Spagnuolo believes quarterbacks who frequently run no-huddle attacks such as Indianapolis’ Peyton Manning and New England’s Tom Brady won’t be greatly affected because they usually “sit and try to see what you’re doing (defensively)” before making their calls and running the play. But teams who want to catch a defense off-guard with a quick snap at specific times, such as a short-yardage situation, may find it more difficult to execute. Defenses also should be able to substitute more easily if there are delays in spotting the football.

“It’s the fast (offenses) that are trying to beat the defenses that will have the issues,” Spagnuolo said.

The NFL feels that is a small price to pay for the physical toll being taken on its officials. Many of the collisions stemmed from offensive and defensive players attempting to use umpires as picks on short crossing routes. The middle of the field will now be more wide open. This could lead to increased passing attempts in that area as well as more big hits on wide receivers with defenders no longer having to worry about the umpire’s placement.

“In a lot of ways, great offensive players have used the umpire to their advantage,” Cowboys offensive coordinator Jason Garrett admitted. “Sometimes, the umpire flat-out gets in the way. It will be a lot safer for them not to be in the middle of that. If you think about these guys standing there with all this traffic coming at them, it’s a danger zone.”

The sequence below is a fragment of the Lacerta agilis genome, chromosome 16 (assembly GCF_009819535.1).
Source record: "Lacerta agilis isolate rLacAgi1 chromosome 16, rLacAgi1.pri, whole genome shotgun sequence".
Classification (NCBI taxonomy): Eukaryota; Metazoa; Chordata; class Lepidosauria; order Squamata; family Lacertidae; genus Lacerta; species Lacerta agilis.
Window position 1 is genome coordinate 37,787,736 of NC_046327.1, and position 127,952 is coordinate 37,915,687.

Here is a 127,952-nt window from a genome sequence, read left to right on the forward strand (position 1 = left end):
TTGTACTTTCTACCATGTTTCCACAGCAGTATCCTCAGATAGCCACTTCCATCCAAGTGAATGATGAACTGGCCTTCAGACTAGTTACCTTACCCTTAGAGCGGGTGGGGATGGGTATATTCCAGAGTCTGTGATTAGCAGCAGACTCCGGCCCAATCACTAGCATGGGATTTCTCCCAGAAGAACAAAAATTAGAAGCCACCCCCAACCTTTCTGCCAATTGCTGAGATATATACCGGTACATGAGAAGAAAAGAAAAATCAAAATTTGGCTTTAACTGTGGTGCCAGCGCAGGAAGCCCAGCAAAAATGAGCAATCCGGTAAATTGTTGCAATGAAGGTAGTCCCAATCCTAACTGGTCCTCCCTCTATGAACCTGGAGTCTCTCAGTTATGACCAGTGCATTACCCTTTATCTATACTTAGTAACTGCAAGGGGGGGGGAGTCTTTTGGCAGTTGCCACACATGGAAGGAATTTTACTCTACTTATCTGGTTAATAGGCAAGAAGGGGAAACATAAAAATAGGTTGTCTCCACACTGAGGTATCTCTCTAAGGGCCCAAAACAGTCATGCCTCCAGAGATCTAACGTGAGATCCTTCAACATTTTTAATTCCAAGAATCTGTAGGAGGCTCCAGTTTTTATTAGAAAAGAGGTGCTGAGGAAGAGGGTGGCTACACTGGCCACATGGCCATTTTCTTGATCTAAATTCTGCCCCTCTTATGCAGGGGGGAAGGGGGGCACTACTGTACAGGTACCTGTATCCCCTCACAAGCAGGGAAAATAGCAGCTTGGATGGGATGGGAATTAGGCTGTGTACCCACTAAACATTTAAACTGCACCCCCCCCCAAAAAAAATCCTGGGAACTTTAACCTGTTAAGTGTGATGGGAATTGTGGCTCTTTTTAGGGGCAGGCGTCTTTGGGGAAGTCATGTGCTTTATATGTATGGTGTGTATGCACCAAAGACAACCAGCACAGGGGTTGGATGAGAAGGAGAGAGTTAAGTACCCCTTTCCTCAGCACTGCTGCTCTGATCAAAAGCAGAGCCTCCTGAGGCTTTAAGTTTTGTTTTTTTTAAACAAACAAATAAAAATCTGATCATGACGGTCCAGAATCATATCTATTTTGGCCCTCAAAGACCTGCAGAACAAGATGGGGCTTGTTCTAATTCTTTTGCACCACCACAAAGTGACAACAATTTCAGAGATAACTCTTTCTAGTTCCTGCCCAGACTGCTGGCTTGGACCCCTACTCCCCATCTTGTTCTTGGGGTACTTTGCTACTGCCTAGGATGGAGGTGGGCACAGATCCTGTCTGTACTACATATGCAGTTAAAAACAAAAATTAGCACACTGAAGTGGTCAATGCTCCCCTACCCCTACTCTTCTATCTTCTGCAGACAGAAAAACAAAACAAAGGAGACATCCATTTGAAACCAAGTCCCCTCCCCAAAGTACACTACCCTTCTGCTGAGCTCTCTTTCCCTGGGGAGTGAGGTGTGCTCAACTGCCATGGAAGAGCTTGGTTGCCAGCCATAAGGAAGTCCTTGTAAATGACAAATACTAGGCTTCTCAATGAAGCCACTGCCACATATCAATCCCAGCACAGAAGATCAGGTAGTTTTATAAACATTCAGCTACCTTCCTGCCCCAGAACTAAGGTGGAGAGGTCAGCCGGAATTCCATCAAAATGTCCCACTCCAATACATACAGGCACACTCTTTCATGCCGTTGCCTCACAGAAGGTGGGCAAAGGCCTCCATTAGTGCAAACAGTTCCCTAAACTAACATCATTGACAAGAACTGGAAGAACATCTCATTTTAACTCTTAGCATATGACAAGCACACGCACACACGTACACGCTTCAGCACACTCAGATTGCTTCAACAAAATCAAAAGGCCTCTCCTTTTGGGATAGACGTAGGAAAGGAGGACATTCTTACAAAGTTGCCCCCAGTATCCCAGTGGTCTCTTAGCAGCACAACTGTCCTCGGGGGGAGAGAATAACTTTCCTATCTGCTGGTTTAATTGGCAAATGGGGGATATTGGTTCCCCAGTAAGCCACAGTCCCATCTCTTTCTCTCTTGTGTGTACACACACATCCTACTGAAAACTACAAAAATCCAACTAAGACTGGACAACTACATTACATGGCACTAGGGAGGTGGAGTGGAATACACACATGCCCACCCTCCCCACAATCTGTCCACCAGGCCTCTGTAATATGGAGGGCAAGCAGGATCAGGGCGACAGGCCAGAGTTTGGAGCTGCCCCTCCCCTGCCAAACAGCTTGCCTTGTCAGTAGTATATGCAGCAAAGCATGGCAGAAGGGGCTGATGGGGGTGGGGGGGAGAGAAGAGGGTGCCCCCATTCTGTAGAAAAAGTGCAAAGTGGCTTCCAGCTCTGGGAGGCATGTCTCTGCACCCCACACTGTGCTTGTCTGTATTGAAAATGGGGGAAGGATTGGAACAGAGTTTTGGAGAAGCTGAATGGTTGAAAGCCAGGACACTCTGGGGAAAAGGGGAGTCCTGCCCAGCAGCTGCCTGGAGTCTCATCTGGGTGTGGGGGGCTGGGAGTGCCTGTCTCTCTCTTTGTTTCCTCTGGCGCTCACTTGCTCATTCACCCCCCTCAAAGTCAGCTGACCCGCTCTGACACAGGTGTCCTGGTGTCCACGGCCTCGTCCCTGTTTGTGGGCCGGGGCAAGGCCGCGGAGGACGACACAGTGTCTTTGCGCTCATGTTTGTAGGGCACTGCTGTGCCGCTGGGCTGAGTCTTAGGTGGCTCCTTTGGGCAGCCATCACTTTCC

Mike Pereira, who now works for FOX Sports since resigning the position that Johnson has assumed, said there is other potential fallout from the umpire’s repositioning. Umpires will have a better view of the entire offensive line, which could lead to a rise in holding penalties. False-start penalties might decrease because the umpire is farther away from the line of scrimmage and may not be able to spot a flinch as easily.

“If history rings true, I think we’ll have less holds (called) starting out,” Pereira said. “They’re looking at things from such a different perspective that they may be hesitant until they get more comfortable. The key is there will be better quality calls because you will have a better look. You don’t have to look through as many people.”

Conversely, Pereira said, defensive holding along the line of scrimmage may be tougher to spot because that responsibility now falls largely to the back judge. One NFL coach said he wouldn’t be surprised if defensive linemen try illegally barking out signals in hopes of drawing false starts because umpires won’t be close enough to hear such chicanery.

“I had great reservations when the final decision was made to make this move, but we have to protect (the umpires),” Pereira said.

The NFL is making the umpire repositioning a major focus during the preseason in hopes that any problems can be corrected before the start of the regular season. Johnson said this was “absolutely” the biggest officiating issue he has dealt with since being named to succeed Pereira in February.

“Whenever you change something there’s a little trepidation,” said Johnson, an NFL line judge the past nine seasons. “But our guys are professionals. They’ve assured me without a doubt that they’re going to make this happen successfully.”

Tagged: Colts